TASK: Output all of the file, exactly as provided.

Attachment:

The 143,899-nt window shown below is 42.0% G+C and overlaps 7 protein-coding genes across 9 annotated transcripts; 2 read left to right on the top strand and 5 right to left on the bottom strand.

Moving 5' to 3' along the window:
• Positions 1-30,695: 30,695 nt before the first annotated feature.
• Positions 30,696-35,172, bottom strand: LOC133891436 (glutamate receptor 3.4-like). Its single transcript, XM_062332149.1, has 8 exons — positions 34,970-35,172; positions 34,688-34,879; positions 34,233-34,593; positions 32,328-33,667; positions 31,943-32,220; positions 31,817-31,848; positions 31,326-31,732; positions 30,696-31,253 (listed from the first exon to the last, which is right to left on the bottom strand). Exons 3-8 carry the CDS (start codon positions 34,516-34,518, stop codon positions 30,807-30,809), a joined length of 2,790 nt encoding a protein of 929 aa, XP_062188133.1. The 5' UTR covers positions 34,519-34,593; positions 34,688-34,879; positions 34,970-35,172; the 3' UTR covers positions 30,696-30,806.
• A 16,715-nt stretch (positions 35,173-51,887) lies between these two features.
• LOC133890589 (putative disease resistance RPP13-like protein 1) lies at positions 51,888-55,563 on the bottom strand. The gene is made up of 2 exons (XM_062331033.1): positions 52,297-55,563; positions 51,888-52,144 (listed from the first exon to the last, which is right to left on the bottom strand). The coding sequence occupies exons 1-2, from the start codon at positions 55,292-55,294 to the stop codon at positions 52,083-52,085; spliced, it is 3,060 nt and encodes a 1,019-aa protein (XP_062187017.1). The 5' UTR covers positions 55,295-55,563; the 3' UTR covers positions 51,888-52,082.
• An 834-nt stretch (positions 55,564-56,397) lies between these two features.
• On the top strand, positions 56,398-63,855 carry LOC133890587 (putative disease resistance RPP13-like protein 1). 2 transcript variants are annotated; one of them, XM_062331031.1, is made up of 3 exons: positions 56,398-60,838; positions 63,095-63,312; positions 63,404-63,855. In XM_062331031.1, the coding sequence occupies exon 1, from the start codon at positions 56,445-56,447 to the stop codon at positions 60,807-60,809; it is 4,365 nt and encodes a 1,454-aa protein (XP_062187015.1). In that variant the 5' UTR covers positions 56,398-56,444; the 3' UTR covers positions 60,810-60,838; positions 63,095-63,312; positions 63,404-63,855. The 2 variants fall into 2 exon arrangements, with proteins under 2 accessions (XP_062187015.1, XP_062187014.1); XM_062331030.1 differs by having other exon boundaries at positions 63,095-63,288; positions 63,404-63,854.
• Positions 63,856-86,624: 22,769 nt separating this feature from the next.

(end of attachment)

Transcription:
The 143,899-nt window shown below is 42.0% G+C and overlaps 7 protein-coding genes across 9 annotated transcripts; 2 read left to right on the top strand and 5 right to left on the bottom strand.

Moving 5' to 3' along the window:
• Positions 1-30,695: 30,695 nt before the first annotated feature.
• Positions 30,696-35,172, bottom strand: LOC133891436 (glutamate receptor 3.4-like). Its single transcript, XM_062332149.1, has 8 exons — positions 34,970-35,172; positions 34,688-34,879; positions 34,233-34,593; positions 32,328-33,667; positions 31,943-32,220; positions 31,817-31,848; positions 31,326-31,732; positions 30,696-31,253 (listed from the first exon to the last, which is right to left on the bottom strand). Exons 3-8 carry the CDS (start codon positions 34,516-34,518, stop codon positions 30,807-30,809), a joined length of 2,790 nt encoding a protein of 929 aa, XP_062188133.1. The 5' UTR covers positions 34,519-34,593; positions 34,688-34,879; positions 34,970-35,172; the 3' UTR covers positions 30,696-30,806.
• A 16,715-nt stretch (positions 35,173-51,887) lies between these two features.
• LOC133890589 (putative disease resistance RPP13-like protein 1) lies at positions 51,888-55,563 on the bottom strand. The gene is made up of 2 exons (XM_062331033.1): positions 52,297-55,563; positions 51,888-52,144 (listed from the first exon to the last, which is right to left on the bottom strand). The coding sequence occupies exons 1-2, from the start codon at positions 55,292-55,294 to the stop codon at positions 52,083-52,085; spliced, it is 3,060 nt and encodes a 1,019-aa protein (XP_062187017.1). The 5' UTR covers positions 55,295-55,563; the 3' UTR covers positions 51,888-52,082.
• An 834-nt stretch (positions 55,564-56,397) lies between these two features.
• On the top strand, positions 56,398-63,855 carry LOC133890587 (putative disease resistance RPP13-like protein 1). 2 transcript variants are annotated; one of them, XM_062331031.1, is made up of 3 exons: positions 56,398-60,838; positions 63,095-63,312; positions 63,404-63,855. In XM_062331031.1, the coding sequence occupies exon 1, from the start codon at positions 56,445-56,447 to the stop codon at positions 60,807-60,809; it is 4,365 nt and encodes a 1,454-aa protein (XP_062187015.1). In that variant the 5' UTR covers positions 56,398-56,444; the 3' UTR covers positions 60,810-60,838; positions 63,095-63,312; positions 63,404-63,855. The 2 variants fall into 2 exon arrangements, with proteins under 2 accessions (XP_062187015.1, XP_062187014.1); XM_062331030.1 differs by having other exon boundaries at positions 63,095-63,288; positions 63,404-63,854.
• Positions 63,856-86,624: 22,769 nt separating this feature from the next.